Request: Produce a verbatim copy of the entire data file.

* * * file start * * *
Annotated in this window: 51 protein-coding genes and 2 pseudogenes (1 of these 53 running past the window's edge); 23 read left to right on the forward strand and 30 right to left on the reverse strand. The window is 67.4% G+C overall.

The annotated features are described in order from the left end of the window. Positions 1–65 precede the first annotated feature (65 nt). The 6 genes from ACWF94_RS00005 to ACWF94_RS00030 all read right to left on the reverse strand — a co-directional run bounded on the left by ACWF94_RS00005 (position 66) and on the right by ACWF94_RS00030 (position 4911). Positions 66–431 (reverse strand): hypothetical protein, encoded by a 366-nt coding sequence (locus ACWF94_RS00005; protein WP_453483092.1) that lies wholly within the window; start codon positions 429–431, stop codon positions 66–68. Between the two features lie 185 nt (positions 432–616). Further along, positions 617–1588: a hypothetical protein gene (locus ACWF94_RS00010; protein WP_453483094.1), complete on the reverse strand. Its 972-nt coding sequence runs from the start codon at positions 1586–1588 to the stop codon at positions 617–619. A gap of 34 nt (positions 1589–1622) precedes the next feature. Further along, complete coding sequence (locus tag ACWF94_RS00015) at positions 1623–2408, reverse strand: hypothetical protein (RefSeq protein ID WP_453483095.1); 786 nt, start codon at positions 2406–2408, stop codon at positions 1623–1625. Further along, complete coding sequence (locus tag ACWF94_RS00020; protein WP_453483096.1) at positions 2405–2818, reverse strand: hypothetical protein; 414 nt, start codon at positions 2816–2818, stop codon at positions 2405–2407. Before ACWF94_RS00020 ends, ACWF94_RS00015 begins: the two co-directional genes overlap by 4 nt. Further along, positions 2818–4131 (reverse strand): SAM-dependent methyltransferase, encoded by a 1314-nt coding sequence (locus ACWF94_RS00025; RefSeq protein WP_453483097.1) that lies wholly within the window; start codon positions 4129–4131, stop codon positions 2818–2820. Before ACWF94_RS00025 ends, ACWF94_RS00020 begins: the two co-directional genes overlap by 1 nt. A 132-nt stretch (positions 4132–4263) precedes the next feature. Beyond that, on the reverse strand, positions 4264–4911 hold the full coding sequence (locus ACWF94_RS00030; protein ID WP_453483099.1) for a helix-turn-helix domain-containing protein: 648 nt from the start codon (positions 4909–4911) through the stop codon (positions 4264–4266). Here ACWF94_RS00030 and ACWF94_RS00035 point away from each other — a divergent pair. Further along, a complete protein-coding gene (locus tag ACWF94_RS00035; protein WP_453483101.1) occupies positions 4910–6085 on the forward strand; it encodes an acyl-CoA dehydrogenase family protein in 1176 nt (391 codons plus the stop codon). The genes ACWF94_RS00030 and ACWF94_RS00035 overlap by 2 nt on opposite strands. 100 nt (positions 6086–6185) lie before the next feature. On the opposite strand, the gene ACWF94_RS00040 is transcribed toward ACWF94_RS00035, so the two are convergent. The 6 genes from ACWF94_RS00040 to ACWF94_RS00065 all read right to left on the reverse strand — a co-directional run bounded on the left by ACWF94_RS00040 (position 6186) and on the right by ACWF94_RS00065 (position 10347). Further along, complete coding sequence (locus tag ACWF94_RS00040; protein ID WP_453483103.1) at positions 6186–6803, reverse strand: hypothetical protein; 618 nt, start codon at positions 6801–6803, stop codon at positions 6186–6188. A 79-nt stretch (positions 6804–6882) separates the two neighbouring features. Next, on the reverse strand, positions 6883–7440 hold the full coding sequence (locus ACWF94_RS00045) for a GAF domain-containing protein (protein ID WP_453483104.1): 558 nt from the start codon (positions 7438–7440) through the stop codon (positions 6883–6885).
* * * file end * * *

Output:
Annotated in this window: 51 protein-coding genes and 2 pseudogenes (1 of these 53 running past the window's edge); 23 read left to right on the forward strand and 30 right to left on the reverse strand. The window is 67.4% G+C overall.

The annotated features are described in order from the left end of the window. Positions 1–65 precede the first annotated feature (65 nt). The 6 genes from ACWF94_RS00005 to ACWF94_RS00030 all read right to left on the reverse strand — a co-directional run bounded on the left by ACWF94_RS00005 (position 66) and on the right by ACWF94_RS00030 (position 4911). Positions 66–431 (reverse strand): hypothetical protein, encoded by a 366-nt coding sequence (locus ACWF94_RS00005; protein WP_453483092.1) that lies wholly within the window; start codon positions 429–431, stop codon positions 66–68. Between the two features lie 185 nt (positions 432–616). Further along, positions 617–1588: a hypothetical protein gene (locus ACWF94_RS00010; protein WP_453483094.1), complete on the reverse strand. Its 972-nt coding sequence runs from the start codon at positions 1586–1588 to the stop codon at positions 617–619. A gap of 34 nt (positions 1589–1622) precedes the next feature. Further along, complete coding sequence (locus tag ACWF94_RS00015) at positions 1623–2408, reverse strand: hypothetical protein (RefSeq protein ID WP_453483095.1); 786 nt, start codon at positions 2406–2408, stop codon at positions 1623–1625. Further along, complete coding sequence (locus tag ACWF94_RS00020; protein WP_453483096.1) at positions 2405–2818, reverse strand: hypothetical protein; 414 nt, start codon at positions 2816–2818, stop codon at positions 2405–2407. Before ACWF94_RS00020 ends, ACWF94_RS00015 begins: the two co-directional genes overlap by 4 nt. Further along, positions 2818–4131 (reverse strand): SAM-dependent methyltransferase, encoded by a 1314-nt coding sequence (locus ACWF94_RS00025; RefSeq protein WP_453483097.1) that lies wholly within the window; start codon positions 4129–4131, stop codon positions 2818–2820. Before ACWF94_RS00025 ends, ACWF94_RS00020 begins: the two co-directional genes overlap by 1 nt. A 132-nt stretch (positions 4132–4263) precedes the next feature. Beyond that, on the reverse strand, positions 4264–4911 hold the full coding sequence (locus ACWF94_RS00030; protein ID WP_453483099.1) for a helix-turn-helix domain-containing protein: 648 nt from the start codon (positions 4909–4911) through the stop codon (positions 4264–4266). Here ACWF94_RS00030 and ACWF94_RS00035 point away from each other — a divergent pair. Further along, a complete protein-coding gene (locus tag ACWF94_RS00035; protein WP_453483101.1) occupies positions 4910–6085 on the forward strand; it encodes an acyl-CoA dehydrogenase family protein in 1176 nt (391 codons plus the stop codon). The genes ACWF94_RS00030 and ACWF94_RS00035 overlap by 2 nt on opposite strands. 100 nt (positions 6086–6185) lie before the next feature. On the opposite strand, the gene ACWF94_RS00040 is transcribed toward ACWF94_RS00035, so the two are convergent. The 6 genes from ACWF94_RS00040 to ACWF94_RS00065 all read right to left on the reverse strand — a co-directional run bounded on the left by ACWF94_RS00040 (position 6186) and on the right by ACWF94_RS00065 (position 10347). Further along, complete coding sequence (locus tag ACWF94_RS00040; protein ID WP_453483103.1) at positions 6186–6803, reverse strand: hypothetical protein; 618 nt, start codon at positions 6801–6803, stop codon at positions 6186–6188. A 79-nt stretch (positions 6804–6882) separates the two neighbouring features. Next, on the reverse strand, positions 6883–7440 hold the full coding sequence (locus ACWF94_RS00045) for a GAF domain-containing protein (protein ID WP_453483104.1): 558 nt from the start codon (positions 7438–7440) through the stop codon (positions 6883–6885).